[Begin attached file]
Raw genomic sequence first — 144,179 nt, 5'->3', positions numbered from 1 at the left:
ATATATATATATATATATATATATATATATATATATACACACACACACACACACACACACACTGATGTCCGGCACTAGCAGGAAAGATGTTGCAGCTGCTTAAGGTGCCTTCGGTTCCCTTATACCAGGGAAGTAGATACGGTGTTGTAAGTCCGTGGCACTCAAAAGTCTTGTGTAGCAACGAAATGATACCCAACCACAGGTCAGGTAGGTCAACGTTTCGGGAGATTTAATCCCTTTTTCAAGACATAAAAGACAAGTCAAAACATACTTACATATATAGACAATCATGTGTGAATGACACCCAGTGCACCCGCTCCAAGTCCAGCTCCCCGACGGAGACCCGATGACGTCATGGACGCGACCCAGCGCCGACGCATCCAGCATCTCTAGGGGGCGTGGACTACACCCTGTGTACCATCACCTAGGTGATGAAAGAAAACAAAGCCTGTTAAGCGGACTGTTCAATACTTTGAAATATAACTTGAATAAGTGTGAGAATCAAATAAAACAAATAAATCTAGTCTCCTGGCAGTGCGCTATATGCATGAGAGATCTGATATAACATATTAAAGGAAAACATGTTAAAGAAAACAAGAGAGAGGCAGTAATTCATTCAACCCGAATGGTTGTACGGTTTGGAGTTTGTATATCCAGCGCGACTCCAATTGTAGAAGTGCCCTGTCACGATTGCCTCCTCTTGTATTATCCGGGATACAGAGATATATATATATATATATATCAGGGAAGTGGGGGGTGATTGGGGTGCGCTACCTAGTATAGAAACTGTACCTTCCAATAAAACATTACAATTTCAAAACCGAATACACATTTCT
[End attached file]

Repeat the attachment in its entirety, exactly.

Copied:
Raw genomic sequence first — 144,179 nt, 5'->3', positions numbered from 1 at the left:
ATATATATATATATATATATATATATATATATATATACACACACACACACACACACACACACTGATGTCCGGCACTAGCAGGAAAGATGTTGCAGCTGCTTAAGGTGCCTTCGGTTCCCTTATACCAGGGAAGTAGATACGGTGTTGTAAGTCCGTGGCACTCAAAAGTCTTGTGTAGCAACGAAATGATACCCAACCACAGGTCAGGTAGGTCAACGTTTCGGGAGATTTAATCCCTTTTTCAAGACATAAAAGACAAGTCAAAACATACTTACATATATAGACAATCATGTGTGAATGACACCCAGTGCACCCGCTCCAAGTCCAGCTCCCCGACGGAGACCCGATGACGTCATGGACGCGACCCAGCGCCGACGCATCCAGCATCTCTAGGGGGCGTGGACTACACCCTGTGTACCATCACCTAGGTGATGAAAGAAAACAAAGCCTGTTAAGCGGACTGTTCAATACTTTGAAATATAACTTGAATAAGTGTGAGAATCAAATAAAACAAATAAATCTAGTCTCCTGGCAGTGCGCTATATGCATGAGAGATCTGATATAACATATTAAAGGAAAACATGTTAAAGAAAACAAGAGAGAGGCAGTAATTCATTCAACCCGAATGGTTGTACGGTTTGGAGTTTGTATATCCAGCGCGACTCCAATTGTAGAAGTGCCCTGTCACGATTGCCTCCTCTTGTATTATCCGGGATACAGAGATATATATATATATATATATCAGGGAAGTGGGGGGTGATTGGGGTGCGCTACCTAGTATAGAAACTGTACCTTCCAATAAAACATTACAATTTCAAAACCGAATACACATTTCT